This new framework is generating strong reactions among juniors and seniors, with many voicing their disappointment on social media. Some students like Nataly España, a rising senior at Lane Tech College Prep, want to meet with their teachers at least once a week as they get ready for college.

Nataly and other seniors worry about another year of missing out.

“There are a lot of things that I missed my junior year and I am going to continue losing this year,” said Nataly, who wants to study political science and go to law school.

Nataly wants guidance from her teachers as she’s coming up with a college plan.

“I don’t even know the process of applying to college,” Nataly said. “I saw a video on TikTok from I believe a college freshman somewhere,” she said.

Support for remote learning only

The Chicago Teachers Union has strongly advocated for remote learning only. CPS officials have said they would switch the school district to remote only if the pandemic worsens. Others also have deep reservations about returning to school buildings.

“I am worried about in-person learning and safety,” said Julia Rademacher-Wedd. In her Hyde Park home, there are nine other people of all different ages. “There are quite a few people in the household who are either over 50 and have asthma and other conditions.”

Rademacher-Wedd graduated from Whitney Young Magnet high school in June and is taking a gap year to tutor CPS students. Her sister is going into seventh grade at the Kenwood Academy Academic Center on the South Side.

“That’s definitely a concern that I have, especially with my sister and myself being at school, and my mom is a teacher so she will also be at school,” she said.

While district officials said they would be prepared for remote learning if infections increase, some parents are not willing to take the risk. Rufino, the mother of four from Back of the Yards, worries because she is diabetic. She also knows CPS schools struggle with cleanliness and knows her kids won’t wear masks all day.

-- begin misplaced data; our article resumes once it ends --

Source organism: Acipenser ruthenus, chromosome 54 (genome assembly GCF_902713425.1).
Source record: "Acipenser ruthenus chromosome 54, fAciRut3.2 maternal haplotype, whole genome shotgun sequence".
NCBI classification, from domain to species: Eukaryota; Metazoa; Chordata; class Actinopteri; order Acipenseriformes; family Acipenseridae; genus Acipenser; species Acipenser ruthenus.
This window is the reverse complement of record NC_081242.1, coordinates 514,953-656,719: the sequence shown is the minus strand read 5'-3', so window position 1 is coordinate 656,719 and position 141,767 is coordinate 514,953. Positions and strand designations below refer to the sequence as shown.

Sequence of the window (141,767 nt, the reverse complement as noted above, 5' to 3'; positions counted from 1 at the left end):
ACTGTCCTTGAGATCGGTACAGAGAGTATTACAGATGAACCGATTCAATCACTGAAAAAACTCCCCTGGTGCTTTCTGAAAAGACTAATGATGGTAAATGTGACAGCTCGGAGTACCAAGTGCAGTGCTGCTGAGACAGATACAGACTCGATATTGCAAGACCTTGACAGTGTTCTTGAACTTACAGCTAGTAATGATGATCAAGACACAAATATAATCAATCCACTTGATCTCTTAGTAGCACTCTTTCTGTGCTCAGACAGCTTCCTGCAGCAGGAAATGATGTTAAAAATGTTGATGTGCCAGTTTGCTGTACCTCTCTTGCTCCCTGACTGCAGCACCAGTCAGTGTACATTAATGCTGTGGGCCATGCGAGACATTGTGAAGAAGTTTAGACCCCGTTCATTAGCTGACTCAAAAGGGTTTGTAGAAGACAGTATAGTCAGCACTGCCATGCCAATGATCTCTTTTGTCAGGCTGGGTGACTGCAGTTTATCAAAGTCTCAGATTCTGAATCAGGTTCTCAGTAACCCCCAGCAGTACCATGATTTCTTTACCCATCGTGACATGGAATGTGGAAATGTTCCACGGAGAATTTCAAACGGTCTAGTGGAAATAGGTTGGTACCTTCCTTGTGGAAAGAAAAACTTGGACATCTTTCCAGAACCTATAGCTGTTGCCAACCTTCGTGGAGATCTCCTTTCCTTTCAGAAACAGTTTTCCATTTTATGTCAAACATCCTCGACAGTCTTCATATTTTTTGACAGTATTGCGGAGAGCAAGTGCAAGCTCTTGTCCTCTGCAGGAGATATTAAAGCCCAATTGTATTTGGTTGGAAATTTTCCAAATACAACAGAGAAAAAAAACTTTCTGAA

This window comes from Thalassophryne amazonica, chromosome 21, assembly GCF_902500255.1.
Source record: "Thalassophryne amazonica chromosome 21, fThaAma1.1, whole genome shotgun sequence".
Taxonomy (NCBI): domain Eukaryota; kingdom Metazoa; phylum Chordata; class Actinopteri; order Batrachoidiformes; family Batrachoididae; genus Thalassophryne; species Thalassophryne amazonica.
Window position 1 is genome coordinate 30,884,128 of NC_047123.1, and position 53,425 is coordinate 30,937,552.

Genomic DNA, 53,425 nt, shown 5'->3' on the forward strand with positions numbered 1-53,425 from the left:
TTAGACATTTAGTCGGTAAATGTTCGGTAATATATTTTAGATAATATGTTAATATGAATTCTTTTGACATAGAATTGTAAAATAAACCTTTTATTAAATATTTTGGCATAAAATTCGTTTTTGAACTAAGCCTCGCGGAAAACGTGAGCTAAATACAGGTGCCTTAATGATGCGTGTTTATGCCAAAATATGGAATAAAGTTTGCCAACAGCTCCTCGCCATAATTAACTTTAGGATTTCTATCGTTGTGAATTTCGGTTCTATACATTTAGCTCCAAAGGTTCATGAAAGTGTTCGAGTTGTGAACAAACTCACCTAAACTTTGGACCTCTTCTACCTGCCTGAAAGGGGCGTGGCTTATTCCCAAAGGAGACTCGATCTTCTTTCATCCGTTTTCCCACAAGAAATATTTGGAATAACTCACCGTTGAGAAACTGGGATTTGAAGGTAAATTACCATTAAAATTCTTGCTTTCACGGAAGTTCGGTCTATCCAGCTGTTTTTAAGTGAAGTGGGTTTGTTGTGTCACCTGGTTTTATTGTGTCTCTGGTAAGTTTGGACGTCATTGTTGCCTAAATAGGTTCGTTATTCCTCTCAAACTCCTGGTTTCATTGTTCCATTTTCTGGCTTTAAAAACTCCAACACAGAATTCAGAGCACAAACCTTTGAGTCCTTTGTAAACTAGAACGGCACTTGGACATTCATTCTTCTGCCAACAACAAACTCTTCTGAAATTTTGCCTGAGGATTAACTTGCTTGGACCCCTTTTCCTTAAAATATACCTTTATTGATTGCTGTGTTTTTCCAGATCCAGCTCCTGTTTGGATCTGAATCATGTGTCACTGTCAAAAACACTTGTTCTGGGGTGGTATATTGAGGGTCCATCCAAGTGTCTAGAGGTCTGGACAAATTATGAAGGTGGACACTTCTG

Jackson says parents will be able to opt out of in-person learning entirely, and CPS has promised cleaned schools, 400 extra janitors, temperature checks and masks.

The district is also in the process of hiring substitute teachers if regular teachers have to quarantine.

As far as juniors and seniors, Jackson on Tuesday said, after already getting a lot of feedback, she is evaluating which high schools might be able to do in person for older grades.

But for every student who wants in person instruction there is another who doesn’t.

“I don’t think reopening in general might be the best idea right now.” said Eric Garcia, a junior at Lane Tech. “If it’s not safe to send a lot of kids in, then why go through the trouble right now, and just focus more on at-home learning, making sure that that system is set up correctly.”

For now, before making any changes and putting a final stamp on CPS’ reopening plan, Jackson wants parents to fill out another survey and participate in several virtual meetings that begin July 27.

Adriana Cardona-Maguigad covers education for WBEZ. Follow her on Twitter @WBEZeducation and @AdrianaCardMag.